The stricter regulations in the UK meant that Lord Lloyd Webber has had to hire three times as many child actors for his stage adaptation of the Jack Black film School of Rock than he did in the United States, where the show opened on Broadway in December 2015.
He said last year that casting for the London version of the production would be “three times the work” as it was in New York, where he could work with one cast. It has resulted in the show having to find 39 child actors, all of whom play their own instrument live on stage, compared to 13 in the United States.
“I think there is still a feeling that we are sending children down the mines,” he said at the West End launch of the British version of the production. “Therefore we have to have this number of children.
“But I am really glad that we are going to have three sets of children because it is rather wonderful to feel that they are all going to get an opportunity.
“I might not have been saying that if we had not found the pool of talent that we have, but right now I am really pleased that we have got them.”
Lord Lloyd Webber has written the score for the production, while fellow peer and Downton Abbey creator Julian Fellowes has adapted the film, which was released in 2003, for the stage.
Lord Lloyd Webber went on to criticise producers who drive up the prices of theatre tickets by staging the shows in smaller theatres. He added that the Broadway production of School of Rock, which was held at the Winter Garden Theatre in Manhattan, could have been staged in a smaller theater to increase ticket prices, but said he would rather keep the musical accessible.
“It’s a very big issue,” he said. “Because what’s happened is that theatres can now do dynamic pricing like airlines do. They can see where there is demand and where there is not.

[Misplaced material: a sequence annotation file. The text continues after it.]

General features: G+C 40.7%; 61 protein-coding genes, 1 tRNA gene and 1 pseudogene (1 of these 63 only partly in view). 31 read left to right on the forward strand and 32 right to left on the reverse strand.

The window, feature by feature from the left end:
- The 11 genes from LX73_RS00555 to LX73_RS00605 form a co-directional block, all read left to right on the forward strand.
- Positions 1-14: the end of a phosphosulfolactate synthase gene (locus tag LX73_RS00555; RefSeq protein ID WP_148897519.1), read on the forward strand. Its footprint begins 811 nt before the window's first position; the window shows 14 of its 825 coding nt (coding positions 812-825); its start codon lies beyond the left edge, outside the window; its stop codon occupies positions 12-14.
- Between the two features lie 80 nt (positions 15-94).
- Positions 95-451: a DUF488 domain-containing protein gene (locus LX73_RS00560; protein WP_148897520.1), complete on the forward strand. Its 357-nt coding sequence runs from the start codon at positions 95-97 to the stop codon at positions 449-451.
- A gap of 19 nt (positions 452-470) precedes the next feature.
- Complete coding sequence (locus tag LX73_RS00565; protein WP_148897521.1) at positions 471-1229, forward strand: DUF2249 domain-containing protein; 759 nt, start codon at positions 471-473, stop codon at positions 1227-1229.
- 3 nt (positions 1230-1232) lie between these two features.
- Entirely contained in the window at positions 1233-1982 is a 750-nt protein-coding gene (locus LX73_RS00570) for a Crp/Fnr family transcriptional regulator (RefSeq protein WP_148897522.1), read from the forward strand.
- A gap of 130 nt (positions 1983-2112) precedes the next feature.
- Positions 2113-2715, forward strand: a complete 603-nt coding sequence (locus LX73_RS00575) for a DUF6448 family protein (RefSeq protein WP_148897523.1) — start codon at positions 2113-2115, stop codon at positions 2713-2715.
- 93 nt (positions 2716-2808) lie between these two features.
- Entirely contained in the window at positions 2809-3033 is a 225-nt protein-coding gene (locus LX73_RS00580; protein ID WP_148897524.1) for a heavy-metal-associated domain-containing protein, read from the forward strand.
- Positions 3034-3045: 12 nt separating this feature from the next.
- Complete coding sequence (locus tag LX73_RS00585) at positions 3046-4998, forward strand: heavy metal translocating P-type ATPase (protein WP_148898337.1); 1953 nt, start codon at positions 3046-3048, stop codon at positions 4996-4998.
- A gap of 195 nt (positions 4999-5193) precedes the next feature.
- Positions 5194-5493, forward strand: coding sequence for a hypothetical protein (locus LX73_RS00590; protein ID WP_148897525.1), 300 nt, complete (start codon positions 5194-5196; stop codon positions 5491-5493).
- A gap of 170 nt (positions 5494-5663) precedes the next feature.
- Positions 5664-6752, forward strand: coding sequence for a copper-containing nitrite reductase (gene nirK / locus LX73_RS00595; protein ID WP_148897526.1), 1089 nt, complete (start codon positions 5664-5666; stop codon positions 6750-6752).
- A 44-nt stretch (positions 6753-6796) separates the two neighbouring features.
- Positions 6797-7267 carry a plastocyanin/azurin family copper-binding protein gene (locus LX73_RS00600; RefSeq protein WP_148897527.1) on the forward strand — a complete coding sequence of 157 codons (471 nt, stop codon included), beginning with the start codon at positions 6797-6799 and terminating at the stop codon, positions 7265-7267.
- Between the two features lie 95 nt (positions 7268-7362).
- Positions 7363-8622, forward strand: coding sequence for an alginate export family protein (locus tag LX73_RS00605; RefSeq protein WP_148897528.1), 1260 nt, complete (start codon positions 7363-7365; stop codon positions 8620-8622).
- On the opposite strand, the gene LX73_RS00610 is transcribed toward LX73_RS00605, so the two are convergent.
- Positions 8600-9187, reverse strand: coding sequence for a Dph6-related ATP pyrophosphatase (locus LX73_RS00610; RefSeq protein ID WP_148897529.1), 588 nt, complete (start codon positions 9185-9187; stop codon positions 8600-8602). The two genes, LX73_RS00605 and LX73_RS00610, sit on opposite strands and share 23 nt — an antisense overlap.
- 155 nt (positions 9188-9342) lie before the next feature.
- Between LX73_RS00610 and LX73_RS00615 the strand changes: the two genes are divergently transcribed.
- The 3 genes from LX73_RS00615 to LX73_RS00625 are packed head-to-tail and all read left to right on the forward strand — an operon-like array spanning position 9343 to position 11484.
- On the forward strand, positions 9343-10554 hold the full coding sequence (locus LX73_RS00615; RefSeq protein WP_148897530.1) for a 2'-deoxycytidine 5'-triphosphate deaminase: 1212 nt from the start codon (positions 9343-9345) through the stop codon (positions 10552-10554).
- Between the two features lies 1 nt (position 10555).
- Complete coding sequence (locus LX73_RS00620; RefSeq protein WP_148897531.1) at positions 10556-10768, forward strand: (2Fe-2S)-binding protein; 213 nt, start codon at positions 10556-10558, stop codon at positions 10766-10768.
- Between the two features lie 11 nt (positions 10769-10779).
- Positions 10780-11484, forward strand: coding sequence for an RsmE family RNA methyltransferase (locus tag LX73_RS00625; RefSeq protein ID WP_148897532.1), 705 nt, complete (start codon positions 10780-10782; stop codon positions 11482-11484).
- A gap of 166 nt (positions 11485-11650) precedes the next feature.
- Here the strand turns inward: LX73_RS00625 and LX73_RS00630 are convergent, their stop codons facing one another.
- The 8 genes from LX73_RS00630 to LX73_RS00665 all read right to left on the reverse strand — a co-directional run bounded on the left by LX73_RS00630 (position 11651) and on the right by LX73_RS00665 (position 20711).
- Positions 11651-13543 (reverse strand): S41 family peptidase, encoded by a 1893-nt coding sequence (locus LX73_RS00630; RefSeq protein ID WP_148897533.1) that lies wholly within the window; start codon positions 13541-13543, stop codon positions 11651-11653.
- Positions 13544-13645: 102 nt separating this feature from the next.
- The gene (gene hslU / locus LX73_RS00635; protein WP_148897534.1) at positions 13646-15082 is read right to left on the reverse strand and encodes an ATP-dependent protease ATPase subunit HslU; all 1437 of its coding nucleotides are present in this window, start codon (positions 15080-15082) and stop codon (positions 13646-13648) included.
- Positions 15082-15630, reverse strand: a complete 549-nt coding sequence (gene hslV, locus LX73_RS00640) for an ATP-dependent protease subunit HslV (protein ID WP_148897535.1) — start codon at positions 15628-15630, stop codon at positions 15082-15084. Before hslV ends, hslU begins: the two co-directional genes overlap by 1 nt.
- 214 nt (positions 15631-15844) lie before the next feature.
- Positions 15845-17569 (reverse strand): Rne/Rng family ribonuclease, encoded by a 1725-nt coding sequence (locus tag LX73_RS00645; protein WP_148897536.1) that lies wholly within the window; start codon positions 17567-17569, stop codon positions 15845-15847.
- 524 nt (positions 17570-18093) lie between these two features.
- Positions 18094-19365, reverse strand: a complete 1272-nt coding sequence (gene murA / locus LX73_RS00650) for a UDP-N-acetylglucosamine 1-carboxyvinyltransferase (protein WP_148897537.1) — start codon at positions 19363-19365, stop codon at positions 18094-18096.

“You are never going to get it 101 per cent right, but I do believe that it is really important that theatre is accessible.
“That’s one of the reasons we went into a rather bigger theatre in Broadway than perhaps some people suggested, because there is a school of thought that you keep the show really tight and force the ticket prices up.
“There are several producers who have been doing that but I am really not one of them.”
The show is centred on a struggling musician who bluffs his way into a teaching role at an elite school before leading his students against authority and into a rock band. It opens in London in November, by which time it will have been tweaked for a British audience, according to Lord Fellowes.
“Some of the one liners will play in both countries and others will be adjusted,” he said. “Also there’s timing - we have jokes in there about Donald Trump and also about a woman President. Very shortly we may have to be adjusting those slightly.”
When asked if there was something incongruous about two Lords creating a musical from a film which centred on “sticking it to the man”, Lord Lloyd Webber joked: “Well, I sometimes feel it when I go to the Lords.”
To which Lord Fellowes replied: “Careful! Or we won’t get any tea.”